Book Nook
Ideas for Using Books to Support Social Emotional Development
View PDF
View PDF

bookcoverBig Al

by Andrew Clements
Picture Book Studio, 1998

Big Al is a fish who wants to make friends! He tries everything he can think of to make friends, but nothing seems to work! The other fish are afraid of him because he is different. They all think that Big Al is very big and very scary! When Big Al comes to the rescue of the other fish when thy get caught in a fisherman’s net, they realize what a great friend he really is!

Examples of activities that can be used while reading Big Al and throughout the day to expand on social and emotional concepts:
  • While reading the story, ask the children how they would feel if they were Big Al. How would they feel if they really wanted to make friends with someone, but no matter what they tried—it didn’t work? Ask if they think Big Al is different? How is he different? Talk about how we are all different—some of us are tall/short, have blue eyes/brown eyes/green eyes, etc.—and just because we are different doesn’t mean we can’t be friends! Ask what they think they would do if Big Al tried to be their friend?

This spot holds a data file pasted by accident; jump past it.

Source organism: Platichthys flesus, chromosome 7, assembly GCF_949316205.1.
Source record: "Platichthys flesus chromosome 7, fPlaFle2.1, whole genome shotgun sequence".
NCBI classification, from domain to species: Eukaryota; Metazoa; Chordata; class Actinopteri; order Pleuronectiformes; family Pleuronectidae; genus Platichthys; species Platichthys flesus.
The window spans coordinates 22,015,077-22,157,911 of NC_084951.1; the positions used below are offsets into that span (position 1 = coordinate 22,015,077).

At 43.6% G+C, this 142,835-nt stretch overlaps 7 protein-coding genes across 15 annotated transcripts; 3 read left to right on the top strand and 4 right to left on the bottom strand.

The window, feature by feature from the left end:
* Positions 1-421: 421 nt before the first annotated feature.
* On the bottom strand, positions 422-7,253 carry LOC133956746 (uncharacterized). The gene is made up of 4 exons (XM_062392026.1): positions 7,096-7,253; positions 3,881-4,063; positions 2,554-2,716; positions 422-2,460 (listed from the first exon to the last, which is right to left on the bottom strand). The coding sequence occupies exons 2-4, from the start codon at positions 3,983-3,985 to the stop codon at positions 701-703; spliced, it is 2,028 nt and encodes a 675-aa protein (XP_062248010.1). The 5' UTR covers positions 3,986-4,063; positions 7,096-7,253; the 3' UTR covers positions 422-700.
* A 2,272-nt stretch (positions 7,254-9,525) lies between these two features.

• Talk about the fact that Big Al solved his friendship problem by helping the other fish get out of the fish net when they were trapped. Helping each other is one way to make friends, but there are also many other ways. Ask what they think Big Al could have done to make friends with the other fish. Ask what they do to make new friends. Write their ideas on paper as they discuss ways to make friends and display the list in the room.

  • Have a Make a Friend Day! and have the children use the ideas they came up with above and try to make new friends.

  • Use rhymes such as the one below to practice rhyming skills and to talk about being friends:

Five little fish swimming in the sea
The first one said, “Come and play with me
The second one said, “Do you know how to share?
The third one said, “Let’s how our friends we care!
The fourth one said, “It’s fun to play together!
The fifth one said, “Let’s be friends forever”.